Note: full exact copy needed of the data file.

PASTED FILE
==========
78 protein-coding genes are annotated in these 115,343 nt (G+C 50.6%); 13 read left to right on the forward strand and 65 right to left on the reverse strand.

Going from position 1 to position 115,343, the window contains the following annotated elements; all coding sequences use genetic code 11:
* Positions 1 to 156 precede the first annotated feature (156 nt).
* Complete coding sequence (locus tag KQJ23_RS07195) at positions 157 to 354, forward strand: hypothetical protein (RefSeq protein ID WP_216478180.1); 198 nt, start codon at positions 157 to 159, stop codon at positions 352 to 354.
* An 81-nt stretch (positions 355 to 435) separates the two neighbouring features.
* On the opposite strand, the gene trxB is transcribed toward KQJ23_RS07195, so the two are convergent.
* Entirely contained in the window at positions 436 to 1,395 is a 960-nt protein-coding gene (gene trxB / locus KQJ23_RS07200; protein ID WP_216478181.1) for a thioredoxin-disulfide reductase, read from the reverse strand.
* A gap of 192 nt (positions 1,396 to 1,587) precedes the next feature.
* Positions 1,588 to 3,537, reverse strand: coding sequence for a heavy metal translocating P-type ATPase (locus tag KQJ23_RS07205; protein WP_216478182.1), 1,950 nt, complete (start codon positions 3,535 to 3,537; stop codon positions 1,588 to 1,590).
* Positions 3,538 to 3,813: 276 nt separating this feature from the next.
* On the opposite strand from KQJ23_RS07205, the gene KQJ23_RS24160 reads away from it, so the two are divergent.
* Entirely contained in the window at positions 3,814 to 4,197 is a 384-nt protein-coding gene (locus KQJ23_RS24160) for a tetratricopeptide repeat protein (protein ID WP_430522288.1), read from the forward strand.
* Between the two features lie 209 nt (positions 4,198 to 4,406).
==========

78 protein-coding genes are annotated in these 115,343 nt (G+C 50.6%); 13 read left to right on the forward strand and 65 right to left on the reverse strand.

Going from position 1 to position 115,343, the window contains the following annotated elements; all coding sequences use genetic code 11:
* Positions 1 to 156 precede the first annotated feature (156 nt).
* Complete coding sequence (locus tag KQJ23_RS07195) at positions 157 to 354, forward strand: hypothetical protein (RefSeq protein ID WP_216478180.1); 198 nt, start codon at positions 157 to 159, stop codon at positions 352 to 354.
* An 81-nt stretch (positions 355 to 435) separates the two neighbouring features.
* On the opposite strand, the gene trxB is transcribed toward KQJ23_RS07195, so the two are convergent.
* Entirely contained in the window at positions 436 to 1,395 is a 960-nt protein-coding gene (gene trxB / locus KQJ23_RS07200; protein ID WP_216478181.1) for a thioredoxin-disulfide reductase, read from the reverse strand.
* A gap of 192 nt (positions 1,396 to 1,587) precedes the next feature.
* Positions 1,588 to 3,537, reverse strand: coding sequence for a heavy metal translocating P-type ATPase (locus tag KQJ23_RS07205; protein WP_216478182.1), 1,950 nt, complete (start codon positions 3,535 to 3,537; stop codon positions 1,588 to 1,590).
* Positions 3,538 to 3,813: 276 nt separating this feature from the next.
* On the opposite strand from KQJ23_RS07205, the gene KQJ23_RS24160 reads away from it, so the two are divergent.
* Entirely contained in the window at positions 3,814 to 4,197 is a 384-nt protein-coding gene (locus KQJ23_RS24160) for a tetratricopeptide repeat protein (protein ID WP_430522288.1), read from the forward strand.
* Between the two features lie 209 nt (positions 4,198 to 4,406).